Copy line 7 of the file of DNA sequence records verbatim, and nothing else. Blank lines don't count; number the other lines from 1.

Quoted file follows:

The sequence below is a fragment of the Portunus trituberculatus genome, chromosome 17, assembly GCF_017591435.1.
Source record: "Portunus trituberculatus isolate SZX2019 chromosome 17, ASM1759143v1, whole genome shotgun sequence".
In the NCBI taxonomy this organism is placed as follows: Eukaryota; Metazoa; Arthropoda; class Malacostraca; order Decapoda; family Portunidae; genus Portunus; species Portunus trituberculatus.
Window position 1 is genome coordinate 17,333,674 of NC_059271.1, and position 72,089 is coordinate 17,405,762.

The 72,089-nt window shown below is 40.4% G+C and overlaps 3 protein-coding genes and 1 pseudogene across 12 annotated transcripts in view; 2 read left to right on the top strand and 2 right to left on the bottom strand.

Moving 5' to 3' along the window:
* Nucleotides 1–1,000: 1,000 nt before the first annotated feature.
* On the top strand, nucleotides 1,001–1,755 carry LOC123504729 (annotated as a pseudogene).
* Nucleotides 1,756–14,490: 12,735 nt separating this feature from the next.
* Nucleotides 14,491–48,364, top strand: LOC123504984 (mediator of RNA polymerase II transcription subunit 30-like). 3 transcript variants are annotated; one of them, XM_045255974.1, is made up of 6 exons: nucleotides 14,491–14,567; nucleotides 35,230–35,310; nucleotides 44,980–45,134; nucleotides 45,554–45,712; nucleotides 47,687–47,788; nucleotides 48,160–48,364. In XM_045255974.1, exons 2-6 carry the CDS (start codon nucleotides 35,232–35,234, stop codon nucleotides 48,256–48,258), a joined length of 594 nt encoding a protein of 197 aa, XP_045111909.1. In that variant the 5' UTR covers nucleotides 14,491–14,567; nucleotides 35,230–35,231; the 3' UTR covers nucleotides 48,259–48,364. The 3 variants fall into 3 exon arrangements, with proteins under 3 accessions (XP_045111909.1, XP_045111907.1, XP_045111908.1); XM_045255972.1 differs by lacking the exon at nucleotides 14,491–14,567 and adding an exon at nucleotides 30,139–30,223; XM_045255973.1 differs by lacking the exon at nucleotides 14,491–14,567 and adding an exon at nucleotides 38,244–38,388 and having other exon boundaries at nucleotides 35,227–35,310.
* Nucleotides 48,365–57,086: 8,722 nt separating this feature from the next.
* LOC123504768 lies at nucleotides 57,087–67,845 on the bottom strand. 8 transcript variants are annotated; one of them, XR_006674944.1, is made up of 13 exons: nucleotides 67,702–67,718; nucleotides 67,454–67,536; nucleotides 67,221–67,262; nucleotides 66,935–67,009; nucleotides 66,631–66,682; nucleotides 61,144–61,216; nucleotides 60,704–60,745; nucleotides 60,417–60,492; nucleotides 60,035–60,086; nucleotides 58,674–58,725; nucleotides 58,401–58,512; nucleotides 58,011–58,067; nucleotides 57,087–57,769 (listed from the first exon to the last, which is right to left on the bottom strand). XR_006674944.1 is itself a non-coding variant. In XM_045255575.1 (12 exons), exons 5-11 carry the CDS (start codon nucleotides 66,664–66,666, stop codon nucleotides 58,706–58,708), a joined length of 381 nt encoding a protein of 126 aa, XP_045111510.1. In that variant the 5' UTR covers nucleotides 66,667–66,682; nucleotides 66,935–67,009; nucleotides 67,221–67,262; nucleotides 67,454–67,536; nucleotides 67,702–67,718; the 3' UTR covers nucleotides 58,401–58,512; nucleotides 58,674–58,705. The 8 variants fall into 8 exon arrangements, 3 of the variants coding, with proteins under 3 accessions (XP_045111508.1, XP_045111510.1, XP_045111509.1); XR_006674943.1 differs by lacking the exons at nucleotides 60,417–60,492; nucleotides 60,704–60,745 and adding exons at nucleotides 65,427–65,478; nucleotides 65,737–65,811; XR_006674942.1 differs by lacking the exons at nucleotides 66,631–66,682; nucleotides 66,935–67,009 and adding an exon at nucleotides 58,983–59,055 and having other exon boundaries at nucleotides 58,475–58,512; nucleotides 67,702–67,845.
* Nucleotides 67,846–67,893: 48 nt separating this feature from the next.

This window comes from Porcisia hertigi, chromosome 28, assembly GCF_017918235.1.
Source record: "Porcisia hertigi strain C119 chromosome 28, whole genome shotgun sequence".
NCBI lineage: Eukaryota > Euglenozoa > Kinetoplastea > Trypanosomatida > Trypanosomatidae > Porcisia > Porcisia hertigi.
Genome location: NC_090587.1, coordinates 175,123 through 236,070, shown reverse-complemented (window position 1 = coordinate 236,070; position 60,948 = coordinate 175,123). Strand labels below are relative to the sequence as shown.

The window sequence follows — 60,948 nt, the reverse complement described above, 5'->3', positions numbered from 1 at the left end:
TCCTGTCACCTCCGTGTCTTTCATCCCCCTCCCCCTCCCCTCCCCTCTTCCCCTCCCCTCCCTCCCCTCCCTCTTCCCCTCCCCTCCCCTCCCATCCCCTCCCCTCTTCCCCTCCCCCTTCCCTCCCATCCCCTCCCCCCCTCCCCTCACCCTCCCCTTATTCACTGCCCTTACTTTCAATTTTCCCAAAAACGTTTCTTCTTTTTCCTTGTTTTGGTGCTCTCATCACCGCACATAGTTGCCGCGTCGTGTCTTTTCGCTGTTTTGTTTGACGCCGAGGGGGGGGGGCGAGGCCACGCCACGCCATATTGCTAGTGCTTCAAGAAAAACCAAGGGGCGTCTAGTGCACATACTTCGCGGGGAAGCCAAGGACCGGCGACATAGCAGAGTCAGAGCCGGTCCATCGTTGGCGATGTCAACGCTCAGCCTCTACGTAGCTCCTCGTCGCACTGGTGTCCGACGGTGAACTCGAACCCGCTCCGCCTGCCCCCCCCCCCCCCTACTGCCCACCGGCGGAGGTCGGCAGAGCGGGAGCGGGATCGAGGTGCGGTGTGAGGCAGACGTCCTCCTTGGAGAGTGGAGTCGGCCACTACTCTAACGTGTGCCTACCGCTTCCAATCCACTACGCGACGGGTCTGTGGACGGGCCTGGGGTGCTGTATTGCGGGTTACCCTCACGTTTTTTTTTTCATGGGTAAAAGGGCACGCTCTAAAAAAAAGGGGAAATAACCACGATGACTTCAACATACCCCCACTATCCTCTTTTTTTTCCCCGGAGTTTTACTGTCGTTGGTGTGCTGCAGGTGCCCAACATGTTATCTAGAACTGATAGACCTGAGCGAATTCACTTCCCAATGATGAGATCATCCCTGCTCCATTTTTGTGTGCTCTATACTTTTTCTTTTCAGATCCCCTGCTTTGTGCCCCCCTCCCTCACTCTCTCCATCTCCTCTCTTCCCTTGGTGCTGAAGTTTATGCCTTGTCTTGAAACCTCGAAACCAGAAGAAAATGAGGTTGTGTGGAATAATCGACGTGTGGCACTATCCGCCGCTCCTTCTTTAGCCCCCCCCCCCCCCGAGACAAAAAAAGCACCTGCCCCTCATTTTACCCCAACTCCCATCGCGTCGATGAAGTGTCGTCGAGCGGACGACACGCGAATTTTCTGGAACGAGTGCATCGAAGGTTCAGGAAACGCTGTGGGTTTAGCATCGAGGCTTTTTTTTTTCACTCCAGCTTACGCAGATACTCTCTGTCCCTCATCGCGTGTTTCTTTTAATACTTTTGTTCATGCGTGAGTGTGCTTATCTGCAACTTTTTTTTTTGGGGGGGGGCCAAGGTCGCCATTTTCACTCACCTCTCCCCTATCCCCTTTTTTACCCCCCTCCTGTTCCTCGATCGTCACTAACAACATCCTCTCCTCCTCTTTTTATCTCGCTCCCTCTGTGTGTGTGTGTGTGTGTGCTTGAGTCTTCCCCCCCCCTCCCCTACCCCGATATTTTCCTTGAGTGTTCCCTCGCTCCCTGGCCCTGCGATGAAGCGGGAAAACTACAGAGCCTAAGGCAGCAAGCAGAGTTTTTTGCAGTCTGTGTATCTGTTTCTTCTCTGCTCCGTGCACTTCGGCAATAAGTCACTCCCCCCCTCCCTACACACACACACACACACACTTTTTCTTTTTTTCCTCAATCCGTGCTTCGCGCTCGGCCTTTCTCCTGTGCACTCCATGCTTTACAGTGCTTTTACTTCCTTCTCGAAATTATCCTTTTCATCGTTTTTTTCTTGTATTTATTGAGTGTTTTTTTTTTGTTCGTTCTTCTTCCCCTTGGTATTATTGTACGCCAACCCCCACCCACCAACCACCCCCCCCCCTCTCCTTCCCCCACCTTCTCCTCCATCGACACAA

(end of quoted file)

* Nucleotides 1–1,000: 1,000 nt before the first annotated feature.